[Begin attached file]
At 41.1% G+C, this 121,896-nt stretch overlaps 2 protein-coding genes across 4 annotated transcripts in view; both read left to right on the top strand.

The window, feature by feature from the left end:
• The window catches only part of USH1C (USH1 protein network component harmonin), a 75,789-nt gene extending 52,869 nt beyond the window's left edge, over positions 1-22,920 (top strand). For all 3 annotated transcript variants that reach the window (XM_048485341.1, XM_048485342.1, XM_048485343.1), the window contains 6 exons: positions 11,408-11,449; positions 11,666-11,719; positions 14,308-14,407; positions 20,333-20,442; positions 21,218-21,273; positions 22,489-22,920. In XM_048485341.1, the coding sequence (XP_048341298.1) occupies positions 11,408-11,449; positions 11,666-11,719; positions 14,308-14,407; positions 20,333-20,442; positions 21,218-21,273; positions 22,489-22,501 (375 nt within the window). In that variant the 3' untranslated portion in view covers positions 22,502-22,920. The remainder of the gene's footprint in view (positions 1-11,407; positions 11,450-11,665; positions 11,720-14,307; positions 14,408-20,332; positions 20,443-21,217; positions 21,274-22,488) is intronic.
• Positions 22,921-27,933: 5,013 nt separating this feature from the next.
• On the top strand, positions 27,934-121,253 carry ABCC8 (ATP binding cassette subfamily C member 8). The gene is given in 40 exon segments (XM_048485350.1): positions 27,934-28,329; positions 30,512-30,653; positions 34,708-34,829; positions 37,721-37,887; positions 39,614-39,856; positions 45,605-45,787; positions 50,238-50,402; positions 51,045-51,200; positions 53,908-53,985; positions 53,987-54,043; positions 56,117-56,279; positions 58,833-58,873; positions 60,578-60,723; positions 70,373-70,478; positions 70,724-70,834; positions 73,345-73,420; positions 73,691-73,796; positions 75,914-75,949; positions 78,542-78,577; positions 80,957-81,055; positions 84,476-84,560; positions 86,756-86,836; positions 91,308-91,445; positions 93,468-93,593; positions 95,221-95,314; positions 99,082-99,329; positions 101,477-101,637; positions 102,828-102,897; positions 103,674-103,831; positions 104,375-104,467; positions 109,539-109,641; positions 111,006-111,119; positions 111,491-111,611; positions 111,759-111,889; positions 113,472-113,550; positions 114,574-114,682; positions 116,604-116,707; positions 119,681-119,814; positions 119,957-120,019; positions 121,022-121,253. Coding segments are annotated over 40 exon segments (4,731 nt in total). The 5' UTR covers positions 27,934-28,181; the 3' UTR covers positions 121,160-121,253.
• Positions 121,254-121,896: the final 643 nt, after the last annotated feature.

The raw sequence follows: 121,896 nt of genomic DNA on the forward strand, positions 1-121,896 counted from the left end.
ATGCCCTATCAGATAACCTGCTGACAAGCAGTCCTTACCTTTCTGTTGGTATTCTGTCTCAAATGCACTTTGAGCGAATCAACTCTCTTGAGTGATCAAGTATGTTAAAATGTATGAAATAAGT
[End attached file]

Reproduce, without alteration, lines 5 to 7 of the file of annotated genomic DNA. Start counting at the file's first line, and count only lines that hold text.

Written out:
• On the top strand, positions 27,934-121,253 carry ABCC8 (ATP binding cassette subfamily C member 8). The gene is given in 40 exon segments (XM_048485350.1): positions 27,934-28,329; positions 30,512-30,653; positions 34,708-34,829; positions 37,721-37,887; positions 39,614-39,856; positions 45,605-45,787; positions 50,238-50,402; positions 51,045-51,200; positions 53,908-53,985; positions 53,987-54,043; positions 56,117-56,279; positions 58,833-58,873; positions 60,578-60,723; positions 70,373-70,478; positions 70,724-70,834; positions 73,345-73,420; positions 73,691-73,796; positions 75,914-75,949; positions 78,542-78,577; positions 80,957-81,055; positions 84,476-84,560; positions 86,756-86,836; positions 91,308-91,445; positions 93,468-93,593; positions 95,221-95,314; positions 99,082-99,329; positions 101,477-101,637; positions 102,828-102,897; positions 103,674-103,831; positions 104,375-104,467; positions 109,539-109,641; positions 111,006-111,119; positions 111,491-111,611; positions 111,759-111,889; positions 113,472-113,550; positions 114,574-114,682; positions 116,604-116,707; positions 119,681-119,814; positions 119,957-120,019; positions 121,022-121,253. Coding segments are annotated over 40 exon segments (4,731 nt in total). The 5' UTR covers positions 27,934-28,181; the 3' UTR covers positions 121,160-121,253.
• Positions 121,254-121,896: the final 643 nt, after the last annotated feature.

The raw sequence follows: 121,896 nt of genomic DNA on the forward strand, positions 1-121,896 counted from the left end.